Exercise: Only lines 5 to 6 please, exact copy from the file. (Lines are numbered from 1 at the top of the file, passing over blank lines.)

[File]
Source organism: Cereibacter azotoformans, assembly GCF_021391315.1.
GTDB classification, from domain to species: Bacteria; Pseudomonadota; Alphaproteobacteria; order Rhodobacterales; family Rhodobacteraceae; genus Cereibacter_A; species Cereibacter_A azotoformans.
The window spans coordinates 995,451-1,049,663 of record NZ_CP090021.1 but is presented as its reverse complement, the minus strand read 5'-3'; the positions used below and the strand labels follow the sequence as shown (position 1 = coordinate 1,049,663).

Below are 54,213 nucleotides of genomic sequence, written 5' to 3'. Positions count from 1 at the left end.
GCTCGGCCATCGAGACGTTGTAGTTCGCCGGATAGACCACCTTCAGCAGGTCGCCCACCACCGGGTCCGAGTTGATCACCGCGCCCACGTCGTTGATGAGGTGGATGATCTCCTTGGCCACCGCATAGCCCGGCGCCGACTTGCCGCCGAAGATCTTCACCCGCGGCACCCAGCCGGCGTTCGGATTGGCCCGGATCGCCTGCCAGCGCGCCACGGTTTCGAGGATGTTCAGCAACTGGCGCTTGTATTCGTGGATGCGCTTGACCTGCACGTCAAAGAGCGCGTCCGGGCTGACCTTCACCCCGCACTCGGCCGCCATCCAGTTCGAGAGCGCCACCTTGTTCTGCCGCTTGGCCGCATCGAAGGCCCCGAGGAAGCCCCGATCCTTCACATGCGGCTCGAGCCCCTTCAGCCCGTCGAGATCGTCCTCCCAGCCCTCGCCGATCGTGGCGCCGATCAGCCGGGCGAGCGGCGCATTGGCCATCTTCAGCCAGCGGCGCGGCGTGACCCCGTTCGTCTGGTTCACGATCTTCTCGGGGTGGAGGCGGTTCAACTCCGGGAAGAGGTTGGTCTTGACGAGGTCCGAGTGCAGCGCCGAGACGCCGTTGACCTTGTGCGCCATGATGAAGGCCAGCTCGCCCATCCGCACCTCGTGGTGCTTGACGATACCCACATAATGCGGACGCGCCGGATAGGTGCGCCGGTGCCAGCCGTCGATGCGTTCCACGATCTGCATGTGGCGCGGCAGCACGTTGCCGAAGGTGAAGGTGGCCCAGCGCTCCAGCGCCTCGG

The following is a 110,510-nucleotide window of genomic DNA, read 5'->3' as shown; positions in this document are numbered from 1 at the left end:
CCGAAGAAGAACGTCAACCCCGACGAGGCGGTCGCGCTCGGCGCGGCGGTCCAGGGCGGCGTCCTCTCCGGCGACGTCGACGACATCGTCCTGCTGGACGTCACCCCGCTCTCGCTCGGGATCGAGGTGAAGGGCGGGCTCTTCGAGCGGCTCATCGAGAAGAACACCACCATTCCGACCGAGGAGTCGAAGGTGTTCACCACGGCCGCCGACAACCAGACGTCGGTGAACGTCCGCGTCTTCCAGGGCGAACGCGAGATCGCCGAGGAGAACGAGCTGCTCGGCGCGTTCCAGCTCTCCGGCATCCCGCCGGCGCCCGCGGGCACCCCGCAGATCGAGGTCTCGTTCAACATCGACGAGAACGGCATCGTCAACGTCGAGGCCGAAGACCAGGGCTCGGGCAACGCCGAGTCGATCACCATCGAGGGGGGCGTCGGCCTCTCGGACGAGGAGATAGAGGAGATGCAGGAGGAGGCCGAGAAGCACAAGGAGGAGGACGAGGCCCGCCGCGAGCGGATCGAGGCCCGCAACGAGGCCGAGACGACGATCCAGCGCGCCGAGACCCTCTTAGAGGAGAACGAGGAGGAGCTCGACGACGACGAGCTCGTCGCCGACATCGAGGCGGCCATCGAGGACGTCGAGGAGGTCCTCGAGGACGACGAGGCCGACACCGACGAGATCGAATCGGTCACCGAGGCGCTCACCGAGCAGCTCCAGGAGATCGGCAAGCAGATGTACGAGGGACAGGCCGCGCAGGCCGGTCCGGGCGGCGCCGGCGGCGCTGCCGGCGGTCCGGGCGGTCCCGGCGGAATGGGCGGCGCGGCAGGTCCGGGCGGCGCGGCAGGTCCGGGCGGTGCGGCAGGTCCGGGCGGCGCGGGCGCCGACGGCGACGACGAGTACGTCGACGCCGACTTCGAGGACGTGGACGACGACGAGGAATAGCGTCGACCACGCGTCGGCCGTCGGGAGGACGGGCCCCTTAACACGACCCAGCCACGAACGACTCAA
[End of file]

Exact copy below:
GCTCGGCCATCGAGACGTTGTAGTTCGCCGGATAGACCACCTTCAGCAGGTCGCCCACCACCGGGTCCGAGTTGATCACCGCGCCCACGTCGTTGATGAGGTGGATGATCTCCTTGGCCACCGCATAGCCCGGCGCCGACTTGCCGCCGAAGATCTTCACCCGCGGCACCCAGCCGGCGTTCGGATTGGCCCGGATCGCCTGCCAGCGCGCCACGGTTTCGAGGATGTTCAGCAACTGGCGCTTGTATTCGTGGATGCGCTTGACCTGCACGTCAAAGAGCGCGTCCGGGCTGACCTTCACCCCGCACTCGGCCGCCATCCAGTTCGAGAGCGCCACCTTGTTCTGCCGCTTGGCCGCATCGAAGGCCCCGAGGAAGCCCCGATCCTTCACATGCGGCTCGAGCCCCTTCAGCCCGTCGAGATCGTCCTCCCAGCCCTCGCCGATCGTGGCGCCGATCAGCCGGGCGAGCGGCGCATTGGCCATCTTCAGCCAGCGGCGCGGCGTGACCCCGTTCGTCTGGTTCACGATCTTCTCGGGGTGGAGGCGGTTCAACTCCGGGAAGAGGTTGGTCTTGACGAGGTCCGAGTGCAGCGCCGAGACGCCGTTGACCTTGTGCGCCATGATGAAGGCCAGCTCGCCCATCCGCACCTCGTGGTGCTTGACGATACCCACATAATGCGGACGCGCCGGATAGGTGCGCCGGTGCCAGCCGTCGATGCGTTCCACGATCTGCATGTGGCGCGGCAGCACGTTGCCGAAGGTGAAGGTGGCCCAGCGCTCCAGCGCCTCGG

The following is a 110,510-nucleotide window of genomic DNA, read 5'->3' as shown; positions in this document are numbered from 1 at the left end: